Benjamin Franklin said, "By failing to prepare, you are preparing to fail.” And while this is true for any pitch, it‘s even truer for a virtual pitch – it's only your face that's visible, and your body language, which plays a key role, is absent.

Says Krishnan, "Body language is a great way of reading the energy in the room because people can't go on mute when they're in a room. You'll have to compensate with your voice to bring that energy to that conference. It is important because it still sends a very strong message."

"The preparation is easier than the presentation, so we rehearse. When you're in the room, you do it with eye contact and it's a lot more organic. But, in a virtual room, you need to know who does what, who answers what, you don't want it to be a cacophonous session, you want to feel like things are planned out," added Krishnan.

For Tadepalli, "... do 'several' dry runs so that the entire pitch process is well orchestrated." After all, without any dry runs, you might actually end up falling flat on your face during the actual pitch meeting.

Bassi, instead of talking about dry runs, spoke of his first Zoom pitch experience, "... was thinking, "Kya Hoga?". The block in the head was bigger than reality! And there were technical issues, the video sharing did not go as well as expected, but we managed."

Meanwhile, Sabhaney, too, values the importance of dry runs before the pitch meeting. "... the way you interact, eye contact, speaking up on things a client would ask you while you're presenting and then building on it, and taking it somewhere else, those purposeful digressions which happen, are missing now. But, that's how we keep ourselves ready. We've accepted the fact that there is a lack of face-to-face interaction, but yes, things must go on."

So, the consensus is that dry runs are valuable. But, what about the clients, whom these pitches are being presented to?

Clients during the virtual pitch era

According to Sabhaney, the clients understand that people need to take in and understand fully this new environment. Their work expectation hasn't dwindled at all. "It may seem harsh, but as our partners, we need to empathise with them because they're losing big bucks due to a fault that's not theirs, and at the same time, business still needs to run as usual."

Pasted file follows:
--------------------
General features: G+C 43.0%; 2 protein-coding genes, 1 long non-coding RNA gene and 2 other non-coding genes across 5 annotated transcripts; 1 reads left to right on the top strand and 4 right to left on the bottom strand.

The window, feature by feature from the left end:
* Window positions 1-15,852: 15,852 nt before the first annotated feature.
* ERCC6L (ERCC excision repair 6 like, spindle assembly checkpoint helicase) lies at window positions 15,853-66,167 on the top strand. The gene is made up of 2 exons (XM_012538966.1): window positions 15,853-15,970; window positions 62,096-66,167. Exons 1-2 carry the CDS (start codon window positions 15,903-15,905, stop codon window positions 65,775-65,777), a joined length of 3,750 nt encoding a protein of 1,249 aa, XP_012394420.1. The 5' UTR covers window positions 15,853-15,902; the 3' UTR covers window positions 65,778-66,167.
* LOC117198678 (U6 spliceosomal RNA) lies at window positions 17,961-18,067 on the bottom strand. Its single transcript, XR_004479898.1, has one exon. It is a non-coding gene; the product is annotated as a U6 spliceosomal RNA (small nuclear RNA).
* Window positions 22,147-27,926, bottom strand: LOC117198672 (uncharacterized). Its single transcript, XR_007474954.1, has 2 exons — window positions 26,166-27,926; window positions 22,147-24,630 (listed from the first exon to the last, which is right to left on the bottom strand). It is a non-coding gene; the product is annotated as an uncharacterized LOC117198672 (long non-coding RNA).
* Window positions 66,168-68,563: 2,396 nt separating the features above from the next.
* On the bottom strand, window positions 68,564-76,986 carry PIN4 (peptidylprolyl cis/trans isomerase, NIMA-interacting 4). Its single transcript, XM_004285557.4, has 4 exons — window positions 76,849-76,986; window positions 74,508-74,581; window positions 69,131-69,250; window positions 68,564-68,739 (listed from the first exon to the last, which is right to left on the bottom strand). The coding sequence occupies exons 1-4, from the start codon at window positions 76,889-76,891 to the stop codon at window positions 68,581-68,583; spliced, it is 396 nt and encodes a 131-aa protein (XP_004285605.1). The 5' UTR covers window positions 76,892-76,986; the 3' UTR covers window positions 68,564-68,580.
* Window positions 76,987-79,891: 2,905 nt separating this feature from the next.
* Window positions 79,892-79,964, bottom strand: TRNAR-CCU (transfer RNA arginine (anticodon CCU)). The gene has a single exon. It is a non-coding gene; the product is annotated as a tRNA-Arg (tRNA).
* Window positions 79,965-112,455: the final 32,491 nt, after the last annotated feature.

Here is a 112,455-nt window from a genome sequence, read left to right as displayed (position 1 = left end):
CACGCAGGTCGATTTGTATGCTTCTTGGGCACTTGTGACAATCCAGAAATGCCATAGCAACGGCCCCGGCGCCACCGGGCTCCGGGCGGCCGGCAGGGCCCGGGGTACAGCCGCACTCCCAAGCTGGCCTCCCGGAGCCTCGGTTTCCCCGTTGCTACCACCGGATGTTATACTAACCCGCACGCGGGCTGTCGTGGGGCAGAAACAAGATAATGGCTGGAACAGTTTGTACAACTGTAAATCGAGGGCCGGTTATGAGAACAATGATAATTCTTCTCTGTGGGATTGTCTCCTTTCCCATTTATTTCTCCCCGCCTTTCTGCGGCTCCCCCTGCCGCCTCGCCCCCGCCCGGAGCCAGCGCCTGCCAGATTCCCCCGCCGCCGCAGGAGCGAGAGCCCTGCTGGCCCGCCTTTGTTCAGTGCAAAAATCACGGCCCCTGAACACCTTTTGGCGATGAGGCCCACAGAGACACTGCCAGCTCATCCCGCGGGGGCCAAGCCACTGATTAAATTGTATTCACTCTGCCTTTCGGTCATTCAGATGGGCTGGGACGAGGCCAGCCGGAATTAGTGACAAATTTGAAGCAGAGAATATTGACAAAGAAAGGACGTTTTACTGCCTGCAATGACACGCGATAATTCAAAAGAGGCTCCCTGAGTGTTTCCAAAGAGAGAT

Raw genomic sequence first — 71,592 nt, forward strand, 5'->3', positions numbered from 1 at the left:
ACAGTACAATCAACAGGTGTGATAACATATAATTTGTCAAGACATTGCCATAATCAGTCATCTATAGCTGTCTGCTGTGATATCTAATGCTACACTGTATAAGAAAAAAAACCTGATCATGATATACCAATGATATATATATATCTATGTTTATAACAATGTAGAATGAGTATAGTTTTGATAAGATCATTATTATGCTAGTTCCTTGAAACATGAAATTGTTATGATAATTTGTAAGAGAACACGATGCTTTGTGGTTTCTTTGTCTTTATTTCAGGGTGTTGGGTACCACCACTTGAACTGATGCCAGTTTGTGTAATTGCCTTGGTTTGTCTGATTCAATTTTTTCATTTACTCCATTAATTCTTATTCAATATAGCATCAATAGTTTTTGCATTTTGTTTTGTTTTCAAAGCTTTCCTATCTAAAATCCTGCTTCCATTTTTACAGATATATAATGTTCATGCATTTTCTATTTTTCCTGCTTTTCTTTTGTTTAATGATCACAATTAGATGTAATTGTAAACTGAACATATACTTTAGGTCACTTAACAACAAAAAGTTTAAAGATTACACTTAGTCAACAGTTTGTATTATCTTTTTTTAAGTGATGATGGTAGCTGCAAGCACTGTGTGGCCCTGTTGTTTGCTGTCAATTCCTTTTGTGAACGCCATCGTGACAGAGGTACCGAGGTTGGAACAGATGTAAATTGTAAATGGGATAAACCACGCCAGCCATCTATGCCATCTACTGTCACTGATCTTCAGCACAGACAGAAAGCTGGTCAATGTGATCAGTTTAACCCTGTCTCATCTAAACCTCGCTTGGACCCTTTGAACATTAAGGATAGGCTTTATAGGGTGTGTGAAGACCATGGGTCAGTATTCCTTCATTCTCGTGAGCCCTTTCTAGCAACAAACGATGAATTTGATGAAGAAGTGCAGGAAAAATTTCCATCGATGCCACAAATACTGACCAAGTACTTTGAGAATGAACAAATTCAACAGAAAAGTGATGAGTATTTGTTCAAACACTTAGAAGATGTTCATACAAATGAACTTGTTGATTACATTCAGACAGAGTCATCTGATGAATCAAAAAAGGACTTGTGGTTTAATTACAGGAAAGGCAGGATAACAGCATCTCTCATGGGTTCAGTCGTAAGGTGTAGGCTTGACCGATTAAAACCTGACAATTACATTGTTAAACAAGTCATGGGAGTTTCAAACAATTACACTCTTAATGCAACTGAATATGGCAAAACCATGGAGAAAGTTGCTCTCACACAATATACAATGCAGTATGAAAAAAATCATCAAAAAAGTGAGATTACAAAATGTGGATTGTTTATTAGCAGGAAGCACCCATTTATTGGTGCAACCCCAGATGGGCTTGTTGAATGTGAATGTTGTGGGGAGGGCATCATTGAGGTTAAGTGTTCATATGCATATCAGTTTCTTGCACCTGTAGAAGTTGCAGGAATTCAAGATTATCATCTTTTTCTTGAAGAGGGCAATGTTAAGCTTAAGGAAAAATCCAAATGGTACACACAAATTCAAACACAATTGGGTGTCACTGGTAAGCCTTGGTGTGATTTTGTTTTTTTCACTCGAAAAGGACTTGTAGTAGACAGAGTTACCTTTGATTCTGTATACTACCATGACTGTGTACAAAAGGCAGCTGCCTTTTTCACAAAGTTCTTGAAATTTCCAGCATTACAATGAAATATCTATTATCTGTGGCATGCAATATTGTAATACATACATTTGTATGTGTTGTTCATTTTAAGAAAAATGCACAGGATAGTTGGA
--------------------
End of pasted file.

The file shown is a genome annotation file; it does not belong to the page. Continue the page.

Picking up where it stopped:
Tadepalli added, "Clients' expectations have not changed. They're still looking for strong strategic thinking backed by powerful ideas. But there is an inclination to look for what can be executed in the current environment – which is where the integrated solutions come in."

Tandon pointed to the impact that COVID-19 has had on all of us. "COVID-19 is creating a huge disruption, not just in the consumers‘ preference for categories and brands, but also in their entire journey. Clients are looking for strategies and insights that will reflect this understanding."

It seems that clients, too, are in the same boat as the agencies, but they're still looking for people who can deliver quality work, despite the unusual circumstances we’re currently living in. So, what happens now?

The hybrid future?

We won't go back to how things were before lockdown, or we may. Does that mean virtual pitches are just here for the time being, or will they stay and co-exist with offline face-to-face pitches?

Bassi certainly thinks so. He believes these pitches are here to stay, and if the present circumstances continue for a month or two or more, even the traditional clients, will (finally) come around.